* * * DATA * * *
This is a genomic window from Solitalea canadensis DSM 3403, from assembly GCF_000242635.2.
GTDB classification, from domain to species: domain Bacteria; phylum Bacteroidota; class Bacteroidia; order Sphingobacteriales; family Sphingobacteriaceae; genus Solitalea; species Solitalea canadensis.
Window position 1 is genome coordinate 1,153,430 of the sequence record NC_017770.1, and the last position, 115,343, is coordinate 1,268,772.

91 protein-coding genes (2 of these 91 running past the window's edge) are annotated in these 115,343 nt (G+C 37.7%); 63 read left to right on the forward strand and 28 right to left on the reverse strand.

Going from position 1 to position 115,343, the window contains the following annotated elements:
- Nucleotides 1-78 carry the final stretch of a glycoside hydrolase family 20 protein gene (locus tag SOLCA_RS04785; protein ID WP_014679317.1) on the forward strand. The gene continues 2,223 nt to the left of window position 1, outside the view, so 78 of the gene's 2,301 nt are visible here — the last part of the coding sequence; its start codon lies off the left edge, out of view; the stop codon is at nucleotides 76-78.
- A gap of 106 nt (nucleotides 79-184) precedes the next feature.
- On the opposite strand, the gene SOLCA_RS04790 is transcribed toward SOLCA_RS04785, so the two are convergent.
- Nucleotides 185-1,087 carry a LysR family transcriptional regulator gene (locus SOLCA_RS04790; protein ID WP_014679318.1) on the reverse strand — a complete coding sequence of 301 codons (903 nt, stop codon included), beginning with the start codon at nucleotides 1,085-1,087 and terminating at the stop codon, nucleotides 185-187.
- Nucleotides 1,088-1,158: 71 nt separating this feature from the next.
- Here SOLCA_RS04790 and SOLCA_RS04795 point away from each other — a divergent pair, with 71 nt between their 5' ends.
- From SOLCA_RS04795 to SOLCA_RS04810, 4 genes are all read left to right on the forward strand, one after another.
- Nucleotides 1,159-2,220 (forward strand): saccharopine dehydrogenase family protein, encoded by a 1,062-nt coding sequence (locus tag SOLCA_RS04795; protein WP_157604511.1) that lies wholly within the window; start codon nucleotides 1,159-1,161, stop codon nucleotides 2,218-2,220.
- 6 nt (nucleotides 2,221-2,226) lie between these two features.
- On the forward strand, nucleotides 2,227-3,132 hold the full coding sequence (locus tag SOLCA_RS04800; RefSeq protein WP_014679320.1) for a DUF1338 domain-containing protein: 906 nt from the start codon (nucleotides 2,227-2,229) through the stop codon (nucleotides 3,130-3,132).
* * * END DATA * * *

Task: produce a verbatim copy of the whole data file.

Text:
This is a genomic window from Solitalea canadensis DSM 3403, from assembly GCF_000242635.2.
GTDB classification, from domain to species: domain Bacteria; phylum Bacteroidota; class Bacteroidia; order Sphingobacteriales; family Sphingobacteriaceae; genus Solitalea; species Solitalea canadensis.
Window position 1 is genome coordinate 1,153,430 of the sequence record NC_017770.1, and the last position, 115,343, is coordinate 1,268,772.

91 protein-coding genes (2 of these 91 running past the window's edge) are annotated in these 115,343 nt (G+C 37.7%); 63 read left to right on the forward strand and 28 right to left on the reverse strand.

Going from position 1 to position 115,343, the window contains the following annotated elements:
- Nucleotides 1-78 carry the final stretch of a glycoside hydrolase family 20 protein gene (locus tag SOLCA_RS04785; protein ID WP_014679317.1) on the forward strand. The gene continues 2,223 nt to the left of window position 1, outside the view, so 78 of the gene's 2,301 nt are visible here — the last part of the coding sequence; its start codon lies off the left edge, out of view; the stop codon is at nucleotides 76-78.
- A gap of 106 nt (nucleotides 79-184) precedes the next feature.
- On the opposite strand, the gene SOLCA_RS04790 is transcribed toward SOLCA_RS04785, so the two are convergent.
- Nucleotides 185-1,087 carry a LysR family transcriptional regulator gene (locus SOLCA_RS04790; protein ID WP_014679318.1) on the reverse strand — a complete coding sequence of 301 codons (903 nt, stop codon included), beginning with the start codon at nucleotides 1,085-1,087 and terminating at the stop codon, nucleotides 185-187.
- Nucleotides 1,088-1,158: 71 nt separating this feature from the next.
- Here SOLCA_RS04790 and SOLCA_RS04795 point away from each other — a divergent pair, with 71 nt between their 5' ends.
- From SOLCA_RS04795 to SOLCA_RS04810, 4 genes are all read left to right on the forward strand, one after another.
- Nucleotides 1,159-2,220 (forward strand): saccharopine dehydrogenase family protein, encoded by a 1,062-nt coding sequence (locus tag SOLCA_RS04795; protein WP_157604511.1) that lies wholly within the window; start codon nucleotides 1,159-1,161, stop codon nucleotides 2,218-2,220.
- 6 nt (nucleotides 2,221-2,226) lie between these two features.
- On the forward strand, nucleotides 2,227-3,132 hold the full coding sequence (locus tag SOLCA_RS04800; RefSeq protein WP_014679320.1) for a DUF1338 domain-containing protein: 906 nt from the start codon (nucleotides 2,227-2,229) through the stop codon (nucleotides 3,130-3,132).